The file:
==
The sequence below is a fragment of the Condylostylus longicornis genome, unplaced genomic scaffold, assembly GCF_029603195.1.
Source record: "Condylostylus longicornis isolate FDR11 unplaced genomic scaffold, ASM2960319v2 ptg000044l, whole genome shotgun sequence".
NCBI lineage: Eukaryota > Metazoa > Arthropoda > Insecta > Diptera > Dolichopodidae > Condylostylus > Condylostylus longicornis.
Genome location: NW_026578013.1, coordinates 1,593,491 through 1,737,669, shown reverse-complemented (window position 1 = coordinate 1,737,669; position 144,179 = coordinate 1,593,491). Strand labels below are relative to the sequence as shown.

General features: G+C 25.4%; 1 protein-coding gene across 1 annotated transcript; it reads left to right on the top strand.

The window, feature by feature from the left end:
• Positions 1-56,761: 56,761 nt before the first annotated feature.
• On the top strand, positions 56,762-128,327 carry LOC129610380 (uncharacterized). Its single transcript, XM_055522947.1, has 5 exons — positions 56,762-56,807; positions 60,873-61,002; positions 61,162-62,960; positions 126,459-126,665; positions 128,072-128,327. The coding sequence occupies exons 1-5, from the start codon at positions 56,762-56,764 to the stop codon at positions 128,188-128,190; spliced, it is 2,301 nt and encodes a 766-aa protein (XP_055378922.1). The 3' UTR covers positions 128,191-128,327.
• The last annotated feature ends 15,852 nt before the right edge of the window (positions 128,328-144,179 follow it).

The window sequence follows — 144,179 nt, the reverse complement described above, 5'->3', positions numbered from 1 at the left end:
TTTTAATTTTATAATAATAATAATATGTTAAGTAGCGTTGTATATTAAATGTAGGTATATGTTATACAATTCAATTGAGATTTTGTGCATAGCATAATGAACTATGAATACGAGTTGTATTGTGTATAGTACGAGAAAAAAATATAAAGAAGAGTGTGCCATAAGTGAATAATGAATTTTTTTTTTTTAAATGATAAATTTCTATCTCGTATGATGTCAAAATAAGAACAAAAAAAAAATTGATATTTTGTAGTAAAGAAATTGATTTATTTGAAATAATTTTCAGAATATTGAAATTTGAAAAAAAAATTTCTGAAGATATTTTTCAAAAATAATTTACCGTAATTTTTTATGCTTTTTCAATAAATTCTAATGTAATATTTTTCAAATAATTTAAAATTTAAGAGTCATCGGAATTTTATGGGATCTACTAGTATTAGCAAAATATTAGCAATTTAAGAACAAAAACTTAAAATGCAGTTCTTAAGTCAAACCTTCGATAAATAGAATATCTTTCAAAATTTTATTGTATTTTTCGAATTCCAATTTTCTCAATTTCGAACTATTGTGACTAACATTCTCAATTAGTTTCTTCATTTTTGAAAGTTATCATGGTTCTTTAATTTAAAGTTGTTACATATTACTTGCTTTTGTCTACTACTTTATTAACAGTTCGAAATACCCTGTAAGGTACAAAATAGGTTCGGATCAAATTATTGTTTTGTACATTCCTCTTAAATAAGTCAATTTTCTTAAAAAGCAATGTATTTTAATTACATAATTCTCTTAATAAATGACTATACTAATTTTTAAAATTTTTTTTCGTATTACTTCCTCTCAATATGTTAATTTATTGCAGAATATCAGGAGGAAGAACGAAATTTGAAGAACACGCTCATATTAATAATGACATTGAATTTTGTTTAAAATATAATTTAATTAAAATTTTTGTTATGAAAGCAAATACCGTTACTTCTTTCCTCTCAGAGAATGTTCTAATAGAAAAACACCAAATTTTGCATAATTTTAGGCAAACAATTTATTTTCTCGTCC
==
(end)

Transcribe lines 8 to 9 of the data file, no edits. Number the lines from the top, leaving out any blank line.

• On the top strand, positions 56,762-128,327 carry LOC129610380 (uncharacterized). Its single transcript, XM_055522947.1, has 5 exons — positions 56,762-56,807; positions 60,873-61,002; positions 61,162-62,960; positions 126,459-126,665; positions 128,072-128,327. The coding sequence occupies exons 1-5, from the start codon at positions 56,762-56,764 to the stop codon at positions 128,188-128,190; spliced, it is 2,301 nt and encodes a 766-aa protein (XP_055378922.1). The 3' UTR covers positions 128,191-128,327.
• The last annotated feature ends 15,852 nt before the right edge of the window (positions 128,328-144,179 follow it).